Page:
Weekend BluesYesterday, a friend asked, "What sucks so much about being single?" First of all, let me be abundantly clear that this was in response to my complaints as to my own newly "single" (i.e., widowed) state. This is not intended as a commentary on single-ness of any sort other than my own current post-marriage experience of it, nor is it intended to express anything categorical about anyone else's relationships or foibles but my own.
Where do I even begin to answer that question? There are perhaps a thousand moments in a day where the wretchedness of my current state catches up with me, and takes my breath away. Today being Saturday, however, I'm especially mindful of the bleakness of my 'single' weekends.
For me, one of the great joys of my marriage was a sense of pervasive contentment that was probably utterly annoying to my friends. For the first time in my life, I felt assured that everything I needed or cared about was at home, and I was able to put to rest the lingering sense (a constant companion in my own single days) that there was something Else, something Out There, that I was missing. I don't pretend that this is anything more than my own insecurity, Cinderella complex, or what have you. And in my pre-married state, I found the kind of tension produced by that sense somewhat exhilirating.
I am not suggesting that I was incomplete when unmarried, or that my life was bleak and meaningless before I took on some man's family name.
So perhaps what I want to say is that my married life made me feel replete, satisfied, and fulfilled--at some barely conscious, constant level--in a way that I don't feel when I am alone. Maybe it was the presence of someone who acted as both anchor and ballast for my admittedly fluctuating psyche. A large part of it was the particular man I married, who always knew just why something struck me as funny, or understood the concept of the wicked "internal DJ" who would splice Duran Duran into a Cold Play song and spin the resulting mess over and over inside my brain. As I've said over and over, to anyone who even appears to be listening, I had never expected to find that kind of understanding and communion with another human being.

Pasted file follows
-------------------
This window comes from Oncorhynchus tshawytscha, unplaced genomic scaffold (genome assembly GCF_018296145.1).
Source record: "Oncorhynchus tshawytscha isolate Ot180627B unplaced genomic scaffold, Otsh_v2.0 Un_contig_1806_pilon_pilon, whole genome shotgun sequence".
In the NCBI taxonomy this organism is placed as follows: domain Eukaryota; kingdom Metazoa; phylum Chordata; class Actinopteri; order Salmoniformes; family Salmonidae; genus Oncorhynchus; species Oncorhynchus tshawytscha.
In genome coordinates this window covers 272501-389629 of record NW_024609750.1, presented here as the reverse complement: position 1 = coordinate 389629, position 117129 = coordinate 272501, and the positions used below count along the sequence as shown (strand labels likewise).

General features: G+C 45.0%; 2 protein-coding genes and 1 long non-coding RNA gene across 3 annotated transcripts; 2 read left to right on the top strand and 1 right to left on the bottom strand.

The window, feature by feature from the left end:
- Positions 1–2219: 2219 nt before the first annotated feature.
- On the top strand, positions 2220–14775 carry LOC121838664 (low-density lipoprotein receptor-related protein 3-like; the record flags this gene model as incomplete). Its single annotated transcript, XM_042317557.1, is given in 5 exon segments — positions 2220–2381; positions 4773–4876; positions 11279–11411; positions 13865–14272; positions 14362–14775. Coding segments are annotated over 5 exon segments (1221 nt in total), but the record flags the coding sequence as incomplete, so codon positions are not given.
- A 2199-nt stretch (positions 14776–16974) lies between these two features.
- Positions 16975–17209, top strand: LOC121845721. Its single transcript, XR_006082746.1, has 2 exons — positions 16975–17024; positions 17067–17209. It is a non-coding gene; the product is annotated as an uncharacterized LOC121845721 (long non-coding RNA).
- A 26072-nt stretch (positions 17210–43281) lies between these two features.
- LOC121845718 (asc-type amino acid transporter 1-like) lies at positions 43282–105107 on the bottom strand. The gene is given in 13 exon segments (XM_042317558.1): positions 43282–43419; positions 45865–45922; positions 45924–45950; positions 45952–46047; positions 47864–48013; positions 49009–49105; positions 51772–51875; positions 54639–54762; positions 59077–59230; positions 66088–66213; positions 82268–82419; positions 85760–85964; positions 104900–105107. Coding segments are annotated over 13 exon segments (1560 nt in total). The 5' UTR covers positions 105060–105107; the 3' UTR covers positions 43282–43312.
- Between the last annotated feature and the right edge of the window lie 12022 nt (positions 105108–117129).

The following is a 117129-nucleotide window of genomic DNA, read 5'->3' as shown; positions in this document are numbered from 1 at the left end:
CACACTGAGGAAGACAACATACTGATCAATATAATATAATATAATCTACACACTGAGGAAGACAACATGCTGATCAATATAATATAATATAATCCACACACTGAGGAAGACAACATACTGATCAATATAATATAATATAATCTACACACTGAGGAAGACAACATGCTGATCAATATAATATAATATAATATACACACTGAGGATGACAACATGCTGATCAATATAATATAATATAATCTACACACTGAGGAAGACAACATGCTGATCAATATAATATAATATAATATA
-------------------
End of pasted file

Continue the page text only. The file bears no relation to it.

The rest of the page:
This is all a prelude to today's entry on the "why (my now) being single sucks" list: the weekend.
Back when my family, the one my husband and I created for ourselves, was complete, the smallest weekend tasks were part of a rich experience. Without him, errands with my daughter (however fabulous she is for a three-year old) are less an adventure than a hassle. Without another adult, meals with a three-year-old are brief, frustrating affairs, consisting of battles over what gets eaten, when ("No, you need to eat some protein before I can get you a cookie"), and how ("Remember, honey? We don't pour milk on the floor--we poor it into our tummies.") Daily routines lack the simple joy and satisfaction they gained from being part of a nearly indescribable domestic happiness. I had someone to share with me the conviction that our daughter is the funniest, smartest, most beautiful child in the world.
Now when I take my daughter to her weekly activity, I'm the only one there by myself. The only one without a partner who can gloat with me about how much happier we are than any other couple we see. The one who sits to the side, too sad and lazy to make conversation with what I now think of as "the happy people" there. I know they have their secret sorrows and frustrations. But they also have something I don't.
These days, the weekend is a bleak stretch of trying to keep my daughter entertained, even as we are cooped up inside by apparently eternally foul weather. Without resorting too often to the "virtual playpen" of her carefully selected children's videos. With her to amuse, I can't even take refuge in the sedentary pleasures of single life: the bad matinee (at home or in the theater), or an entire day consumed by a book.
I have done a good job, I think, of planning events and outings for us both. But they require effort. For me, being a family (again, in the sense that we have lost our central member, not that a mother-daughter dyad is inherently an inadequte family) was an effortless but never invisible joy.